Down the street from Mount Gay is Malibu, another familiar name for US based rum drinkers. Their coconut light rum is great for mixing with pineapple juice into a "light" piña colada. I toured Malibu in 2008, and don't remember much of the tour other than the tasting. We tasted their dark rums which go under the label Cockspur. I found the Cockspur rums to be slightly on the unpalatable side, so I was relieved when the third item in the tasting was Malibu's coconut rum. [Malibu Homepage | Wikipedia]
Besides rum, I found it interesting that nearly every island I toured had their own brewery. Although Jamaica's Red Stripe could be found at local bars (alongside alcohol free international behemoth Coca Cola), the local brands are always available. Maybe coming from the US where everything is sourced to the cheapest area of production, I found it strange that each island would make beer instead of merely importing it from a central island. But this allowed me to sample many of the local brews.
In Puerto Rico, Medalla Light is what's on tap. Actually, I had it in a can. This was the first beer I drank in a can. If I ever had Bud Light (I haven't), I'd probably make a quick comparison, so for now I can just say they taste similar based on Jeff's tasting experience. I tasted the Medalla Light at a small shack out near Fajardo. Everyone else in my family got the rum punch, and based on their reactions I'm glad I settled for the cheap beer. There's something to be said for predictability. [Medalla Light Homepage | Wikipedia]
We toured Banks brewery in Barbados as it's not far from Mount Gay's headquarters. I thought it was cool that we actually got to see their production and bottling floor although it was at least 95oF and extremely loud. Having only seen Harpoon's relatively tiny bottling operation here in Boston, getting to see this one was interesting. They bottle a lot of stuff at this brewery, not just the beer. They're actually licensed to produce Guiness for the island, and they also make shandys as well as alcohol free malt beverages. How did Banks Beer taste? The same as all the other beers I tried. Bud Light? [Banks Homepage | Wikipedia]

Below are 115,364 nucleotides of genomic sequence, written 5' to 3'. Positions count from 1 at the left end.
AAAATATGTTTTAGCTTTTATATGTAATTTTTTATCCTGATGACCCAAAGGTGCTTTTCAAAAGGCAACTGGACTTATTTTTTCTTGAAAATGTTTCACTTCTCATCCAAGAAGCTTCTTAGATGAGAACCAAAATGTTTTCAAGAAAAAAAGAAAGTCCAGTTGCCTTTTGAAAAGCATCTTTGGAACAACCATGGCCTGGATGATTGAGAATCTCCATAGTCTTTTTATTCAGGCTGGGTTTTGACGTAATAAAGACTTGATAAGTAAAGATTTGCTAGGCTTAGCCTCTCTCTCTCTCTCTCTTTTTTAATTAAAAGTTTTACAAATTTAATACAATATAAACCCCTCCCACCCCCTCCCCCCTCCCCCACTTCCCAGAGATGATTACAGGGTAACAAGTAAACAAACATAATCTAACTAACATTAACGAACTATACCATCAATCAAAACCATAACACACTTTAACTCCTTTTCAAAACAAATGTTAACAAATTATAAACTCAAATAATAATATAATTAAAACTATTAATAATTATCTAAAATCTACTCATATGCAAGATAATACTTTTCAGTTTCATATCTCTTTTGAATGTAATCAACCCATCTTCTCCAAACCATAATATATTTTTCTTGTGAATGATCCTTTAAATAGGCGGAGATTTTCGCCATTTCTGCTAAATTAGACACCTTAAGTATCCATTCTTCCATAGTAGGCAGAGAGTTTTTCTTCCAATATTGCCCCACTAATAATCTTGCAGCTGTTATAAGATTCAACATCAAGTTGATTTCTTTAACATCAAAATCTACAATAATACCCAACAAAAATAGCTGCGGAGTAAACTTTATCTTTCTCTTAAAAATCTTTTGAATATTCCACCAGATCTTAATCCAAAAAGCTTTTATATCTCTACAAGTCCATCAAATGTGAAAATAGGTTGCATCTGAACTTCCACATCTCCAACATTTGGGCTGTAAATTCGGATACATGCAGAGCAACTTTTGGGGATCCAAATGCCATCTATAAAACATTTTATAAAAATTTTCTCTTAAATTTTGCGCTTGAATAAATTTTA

Jeff and I didn't spend much time in Saint Lucia, but we did stop by a bar before getting back on the cruise ship. I got a piña colada, and he got a Piton. On asking Jeff to remark about the beer, he notes that it was superb for thirst-quenching in the relentless heat and humidity, but the taste was nothing remarkable. [Piton Homepage]
In Saint Kitts our taxi driver stopped to show us a landmark, and we hopped out to buy him a Sprite at the soda stand. They were also selling Carib which my dad and Jeff tried. I opted for the grapefruit soda Ting which I'd had on my previous trip to Saint Kitts. Apparently Carib is headquarted in Trinidad and Tobago, but has regional breweries on several other islands. [Carib Homepage | Wikipedia] [Ting Homepage | Wikipedia]
As far as I know, there aren't any wineries in the Caribbean. I could see how growing grapes there would be difficult, but I think it would be amazing to make wine out of their limitless quantities of tropical fruits. Jeff and I entertained wild fantasies of setting up shop in Saint Kitts, making wine from bananas, pineapples, coconuts, canepas, mangos, guavas and papayas.